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Title: A lipid fusion based method for the single molecule study of ATP synthase
Author: Russell, Aidan Niall
ISNI:       0000 0004 5353 8453
Awarding Body: University of Oxford
Current Institution: University of Oxford
Date of Award: 2014
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ATP synthase is a ubiquitous transmembrane protein that utilises the free energy available from ion gradients across lipid membranes to synthesise adenosine triphosphate (ATP). It may be separated into two parts - the membrane-embedded (i.e. hydrophobic) FO and the hydrophilic F1. Each undergoes a rotary motion. Single-molecule studies on the rotation of the isolated hydrophilic F1 have been performed for many years; attempts to construct an experiment in which to view the rotation of the membrane-embedded F1FO complex under high space- and time- resolution (such as by attachment of a rotational probe) have not yet seen a satisfactory method emerge in the literature. Most particularly, a clear ability to generate and control a proton-motive force across the membrane in which the F1FO is sited is needed to probe ATP synthesis. This thesis presents the development of a candidate method for such single-molecule studies. By the use of a water-in-oil emulsion, giant unilamellar lipid vesicles are formed which entrap arbitrary components - including functionalised gold nanospheres of 60-100 nm diameter, which move freely in the internal space. A charge-based lipid fusion is developed, using mixtures of natural lipid extracts with anionic and cationic lipids. It is demonstrated that anionic giant vesicles fuse with cationic small vesicles with full content mixing and transfer of bilayer leaflets. It is shown that F1FO is functional in the cationic lipid mixture. Methods are shown to bind such a cationic proteoliposome to a surface and for it to fuse with an anionic giant vesicle containing functionalised gold nanospheres. Backscatter laser darkfield is used to search for rotation of the gold nanospheres under ATP hydrolysis conditions of the F1FO; unidirectional rotation is seen in one instance and other suggestive traces are shown with speculative analysis. Further work is proposed.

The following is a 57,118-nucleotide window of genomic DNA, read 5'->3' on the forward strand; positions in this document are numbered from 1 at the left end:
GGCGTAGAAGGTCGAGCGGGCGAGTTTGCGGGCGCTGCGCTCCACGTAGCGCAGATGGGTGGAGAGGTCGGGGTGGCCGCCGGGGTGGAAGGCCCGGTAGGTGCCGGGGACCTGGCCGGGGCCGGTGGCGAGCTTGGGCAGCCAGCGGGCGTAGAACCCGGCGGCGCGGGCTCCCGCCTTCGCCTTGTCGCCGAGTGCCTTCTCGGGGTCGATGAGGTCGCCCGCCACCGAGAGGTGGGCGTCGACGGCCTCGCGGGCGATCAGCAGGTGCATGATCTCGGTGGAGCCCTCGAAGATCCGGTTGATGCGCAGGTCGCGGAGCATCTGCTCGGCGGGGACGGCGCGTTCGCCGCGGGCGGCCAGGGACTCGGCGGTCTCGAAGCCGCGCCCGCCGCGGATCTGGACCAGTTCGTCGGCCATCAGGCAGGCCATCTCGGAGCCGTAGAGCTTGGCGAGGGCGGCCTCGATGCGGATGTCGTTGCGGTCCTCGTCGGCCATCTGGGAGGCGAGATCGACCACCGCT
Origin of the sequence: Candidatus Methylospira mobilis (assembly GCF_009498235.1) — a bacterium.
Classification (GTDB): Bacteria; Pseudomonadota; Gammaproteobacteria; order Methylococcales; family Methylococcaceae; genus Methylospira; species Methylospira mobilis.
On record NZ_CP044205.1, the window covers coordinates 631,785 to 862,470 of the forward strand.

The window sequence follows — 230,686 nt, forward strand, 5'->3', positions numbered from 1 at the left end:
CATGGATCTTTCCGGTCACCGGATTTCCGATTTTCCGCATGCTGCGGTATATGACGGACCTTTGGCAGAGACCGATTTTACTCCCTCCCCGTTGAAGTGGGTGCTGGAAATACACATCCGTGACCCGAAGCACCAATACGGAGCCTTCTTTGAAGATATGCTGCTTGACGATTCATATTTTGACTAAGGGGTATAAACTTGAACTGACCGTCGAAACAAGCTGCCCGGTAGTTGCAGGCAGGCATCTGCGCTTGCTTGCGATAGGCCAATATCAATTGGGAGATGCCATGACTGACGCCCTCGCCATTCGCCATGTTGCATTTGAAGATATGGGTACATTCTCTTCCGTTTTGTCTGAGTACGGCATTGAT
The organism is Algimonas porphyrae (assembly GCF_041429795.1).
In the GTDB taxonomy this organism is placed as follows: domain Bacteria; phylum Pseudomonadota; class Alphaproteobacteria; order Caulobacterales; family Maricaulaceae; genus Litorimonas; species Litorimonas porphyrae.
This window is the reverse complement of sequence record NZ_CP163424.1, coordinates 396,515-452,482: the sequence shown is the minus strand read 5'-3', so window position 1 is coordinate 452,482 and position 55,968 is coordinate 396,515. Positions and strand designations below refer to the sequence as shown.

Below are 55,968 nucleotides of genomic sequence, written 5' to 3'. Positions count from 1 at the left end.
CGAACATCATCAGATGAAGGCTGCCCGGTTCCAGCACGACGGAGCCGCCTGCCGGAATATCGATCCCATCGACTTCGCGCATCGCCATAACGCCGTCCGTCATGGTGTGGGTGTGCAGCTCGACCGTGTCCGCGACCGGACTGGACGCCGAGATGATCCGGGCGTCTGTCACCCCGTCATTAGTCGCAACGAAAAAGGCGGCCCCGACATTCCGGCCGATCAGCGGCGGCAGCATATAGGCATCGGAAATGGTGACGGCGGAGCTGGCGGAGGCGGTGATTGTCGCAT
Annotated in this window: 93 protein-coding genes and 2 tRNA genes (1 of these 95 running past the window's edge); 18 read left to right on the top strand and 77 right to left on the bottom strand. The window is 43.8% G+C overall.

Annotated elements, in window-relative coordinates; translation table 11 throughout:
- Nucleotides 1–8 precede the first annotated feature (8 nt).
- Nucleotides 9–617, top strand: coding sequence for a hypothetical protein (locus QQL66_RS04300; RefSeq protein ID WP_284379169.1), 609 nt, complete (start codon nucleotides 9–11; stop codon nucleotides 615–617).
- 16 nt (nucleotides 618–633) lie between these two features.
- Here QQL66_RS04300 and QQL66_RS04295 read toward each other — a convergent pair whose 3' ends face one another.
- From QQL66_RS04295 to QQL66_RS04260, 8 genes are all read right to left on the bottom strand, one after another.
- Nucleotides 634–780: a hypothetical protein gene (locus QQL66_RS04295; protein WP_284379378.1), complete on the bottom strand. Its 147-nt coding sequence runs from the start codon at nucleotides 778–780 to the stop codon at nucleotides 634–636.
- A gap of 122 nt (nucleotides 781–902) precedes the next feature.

Supervisor: Berry, Richard M. Sponsor: Not available
Qualification Name: Thesis (Ph.D.) Qualification Level: Doctoral
EThOS ID:  DOI: Not available
Keywords: Biophysics ; Physics ; Synthase ; Protein ; Lipid ; Darkfield ; Nanotechnology